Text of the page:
# Linear regression

Linear regression is a method used to fit the relationship between an independent and dependent variable to a linear model. Linear regression in statistics is much more nitpicky, but you will need linear regression sometimes in algebra to find the best-fit line for a set of data. The best-fit line is the linear equation that best models the data.

Before you use linear regression on a scatterplot of data, you will need to see if the relationship between the independent and dependent variable is truly linear. If the relationship is nonlinear, the linear model would not be a good model for the data.

Determining whether or not a relationship is linear can be fairly subjective. If the data looks like it could follow a straight line, you can probably use a linear regression as a reasonable model of the data.

Example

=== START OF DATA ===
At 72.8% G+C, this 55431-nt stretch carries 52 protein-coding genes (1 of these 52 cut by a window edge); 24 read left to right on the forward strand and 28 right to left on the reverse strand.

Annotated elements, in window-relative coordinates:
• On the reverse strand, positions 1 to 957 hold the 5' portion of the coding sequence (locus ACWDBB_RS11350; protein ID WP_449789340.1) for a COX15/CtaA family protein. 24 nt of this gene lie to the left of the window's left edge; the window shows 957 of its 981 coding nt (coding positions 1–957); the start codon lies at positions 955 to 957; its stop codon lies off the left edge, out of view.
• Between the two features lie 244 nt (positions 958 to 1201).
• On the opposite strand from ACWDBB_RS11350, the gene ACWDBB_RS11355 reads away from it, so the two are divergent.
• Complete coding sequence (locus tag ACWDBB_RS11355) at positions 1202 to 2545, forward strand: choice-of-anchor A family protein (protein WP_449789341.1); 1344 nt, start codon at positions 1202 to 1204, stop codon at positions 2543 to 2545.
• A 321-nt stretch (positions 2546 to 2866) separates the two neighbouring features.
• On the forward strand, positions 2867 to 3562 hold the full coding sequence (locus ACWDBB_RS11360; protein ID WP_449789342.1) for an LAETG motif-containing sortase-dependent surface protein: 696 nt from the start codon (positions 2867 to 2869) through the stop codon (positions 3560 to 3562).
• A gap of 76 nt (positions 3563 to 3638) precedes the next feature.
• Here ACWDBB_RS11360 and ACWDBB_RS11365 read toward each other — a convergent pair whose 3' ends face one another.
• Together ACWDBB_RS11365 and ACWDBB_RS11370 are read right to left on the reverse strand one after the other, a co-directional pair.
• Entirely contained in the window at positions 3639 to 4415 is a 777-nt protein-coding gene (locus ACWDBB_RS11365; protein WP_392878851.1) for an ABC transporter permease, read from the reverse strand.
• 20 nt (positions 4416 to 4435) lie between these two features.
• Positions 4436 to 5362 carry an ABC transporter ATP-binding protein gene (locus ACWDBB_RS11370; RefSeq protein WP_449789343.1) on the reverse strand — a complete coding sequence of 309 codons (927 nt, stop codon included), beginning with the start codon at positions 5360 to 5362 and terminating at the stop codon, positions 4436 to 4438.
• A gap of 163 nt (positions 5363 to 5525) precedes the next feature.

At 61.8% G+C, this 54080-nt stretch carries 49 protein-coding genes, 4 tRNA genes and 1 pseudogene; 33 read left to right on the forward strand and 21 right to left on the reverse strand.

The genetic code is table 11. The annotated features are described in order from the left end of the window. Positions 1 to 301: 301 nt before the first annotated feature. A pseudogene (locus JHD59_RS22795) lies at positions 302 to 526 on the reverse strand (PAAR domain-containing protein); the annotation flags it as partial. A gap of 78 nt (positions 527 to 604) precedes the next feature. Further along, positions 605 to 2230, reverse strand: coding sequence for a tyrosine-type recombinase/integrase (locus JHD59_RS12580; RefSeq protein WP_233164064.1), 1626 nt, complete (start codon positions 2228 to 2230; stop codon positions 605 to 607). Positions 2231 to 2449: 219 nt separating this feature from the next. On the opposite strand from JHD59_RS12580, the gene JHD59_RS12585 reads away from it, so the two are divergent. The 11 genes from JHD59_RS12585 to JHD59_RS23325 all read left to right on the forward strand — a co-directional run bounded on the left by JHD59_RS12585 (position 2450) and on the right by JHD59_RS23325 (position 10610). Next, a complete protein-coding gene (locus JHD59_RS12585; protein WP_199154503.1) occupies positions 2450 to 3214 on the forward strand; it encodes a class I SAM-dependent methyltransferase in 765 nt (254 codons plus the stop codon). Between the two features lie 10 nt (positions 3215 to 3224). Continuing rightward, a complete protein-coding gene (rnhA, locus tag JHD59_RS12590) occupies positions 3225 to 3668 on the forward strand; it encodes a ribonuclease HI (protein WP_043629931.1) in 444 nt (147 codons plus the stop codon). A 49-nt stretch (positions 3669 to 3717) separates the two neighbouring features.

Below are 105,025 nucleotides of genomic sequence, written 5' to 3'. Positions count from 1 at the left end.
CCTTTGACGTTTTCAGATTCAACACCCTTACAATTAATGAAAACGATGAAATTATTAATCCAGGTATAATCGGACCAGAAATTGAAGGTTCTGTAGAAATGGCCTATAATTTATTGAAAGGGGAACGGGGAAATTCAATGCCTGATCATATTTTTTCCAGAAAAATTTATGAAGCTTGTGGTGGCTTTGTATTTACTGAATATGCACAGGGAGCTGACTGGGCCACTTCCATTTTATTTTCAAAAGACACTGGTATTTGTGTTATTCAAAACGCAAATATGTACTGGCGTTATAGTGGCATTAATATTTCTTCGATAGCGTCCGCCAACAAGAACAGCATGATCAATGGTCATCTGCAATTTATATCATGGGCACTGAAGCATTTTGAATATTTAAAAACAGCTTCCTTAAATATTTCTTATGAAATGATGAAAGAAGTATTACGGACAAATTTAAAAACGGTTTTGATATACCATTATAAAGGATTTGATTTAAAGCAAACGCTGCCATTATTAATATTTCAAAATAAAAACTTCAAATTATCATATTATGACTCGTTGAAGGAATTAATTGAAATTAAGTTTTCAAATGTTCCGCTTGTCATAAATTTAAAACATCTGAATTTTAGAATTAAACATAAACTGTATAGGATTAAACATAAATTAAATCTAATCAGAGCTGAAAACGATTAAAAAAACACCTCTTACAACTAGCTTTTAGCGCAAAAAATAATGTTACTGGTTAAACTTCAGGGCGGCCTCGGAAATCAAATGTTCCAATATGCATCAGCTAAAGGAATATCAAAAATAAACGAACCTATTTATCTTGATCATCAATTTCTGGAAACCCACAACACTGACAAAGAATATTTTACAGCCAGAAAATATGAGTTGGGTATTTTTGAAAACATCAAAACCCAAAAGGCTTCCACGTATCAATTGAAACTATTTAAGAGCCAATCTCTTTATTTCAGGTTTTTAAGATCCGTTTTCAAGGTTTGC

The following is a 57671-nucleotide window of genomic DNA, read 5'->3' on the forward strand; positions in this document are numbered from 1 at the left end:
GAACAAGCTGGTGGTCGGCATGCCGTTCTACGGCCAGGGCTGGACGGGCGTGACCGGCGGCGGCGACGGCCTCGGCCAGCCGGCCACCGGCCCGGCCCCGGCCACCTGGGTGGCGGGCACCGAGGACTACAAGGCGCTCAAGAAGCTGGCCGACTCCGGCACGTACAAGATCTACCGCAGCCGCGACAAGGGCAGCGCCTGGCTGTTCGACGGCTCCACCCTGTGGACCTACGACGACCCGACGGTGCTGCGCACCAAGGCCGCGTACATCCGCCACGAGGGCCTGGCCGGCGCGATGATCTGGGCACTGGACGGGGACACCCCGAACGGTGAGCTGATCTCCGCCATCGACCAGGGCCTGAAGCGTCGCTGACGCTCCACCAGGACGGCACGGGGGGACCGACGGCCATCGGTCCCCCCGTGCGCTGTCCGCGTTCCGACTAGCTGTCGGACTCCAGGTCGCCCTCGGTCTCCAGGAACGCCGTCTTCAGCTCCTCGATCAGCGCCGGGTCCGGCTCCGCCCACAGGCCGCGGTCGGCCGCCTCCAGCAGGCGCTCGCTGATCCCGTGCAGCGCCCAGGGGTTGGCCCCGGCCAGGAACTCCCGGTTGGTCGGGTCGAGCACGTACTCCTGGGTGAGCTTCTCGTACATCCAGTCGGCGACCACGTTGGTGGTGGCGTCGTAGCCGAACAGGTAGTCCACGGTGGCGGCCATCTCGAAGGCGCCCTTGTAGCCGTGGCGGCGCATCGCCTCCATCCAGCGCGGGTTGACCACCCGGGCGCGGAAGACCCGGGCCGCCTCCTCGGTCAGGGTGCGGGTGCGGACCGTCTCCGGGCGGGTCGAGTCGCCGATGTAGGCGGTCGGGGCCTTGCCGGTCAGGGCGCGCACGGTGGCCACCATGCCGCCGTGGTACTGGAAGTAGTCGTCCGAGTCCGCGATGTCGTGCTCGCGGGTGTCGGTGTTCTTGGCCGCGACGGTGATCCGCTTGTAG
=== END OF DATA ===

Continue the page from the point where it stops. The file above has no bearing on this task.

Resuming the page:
Fairly straight data | Curved data |

If the relationship looks fairly straight, then you can use linear regression. Most graphing calculators have a linear regression function that enables you to perform linear regressions on data you enter.

Different graphing calculators have different procedures for using linear regressions, but in general, the calculator should return a linear equation. In statistics, the best-fit line is in the form:

Notice that this is the same as the slope-intercept form y = mx + b, just with different variables. In the equation for the best-fit line, b_{0} represents the y-intercept of the line, while b_{1} is the slope.

The calculator may also return the values of some other variables. Those are variables used in statistics. Below is an example of what performing a linear regression may look like in a calculator:k

After finding the best-fit line, you can plot both the scatterplot and the best-fit line on one graph to see how they match up: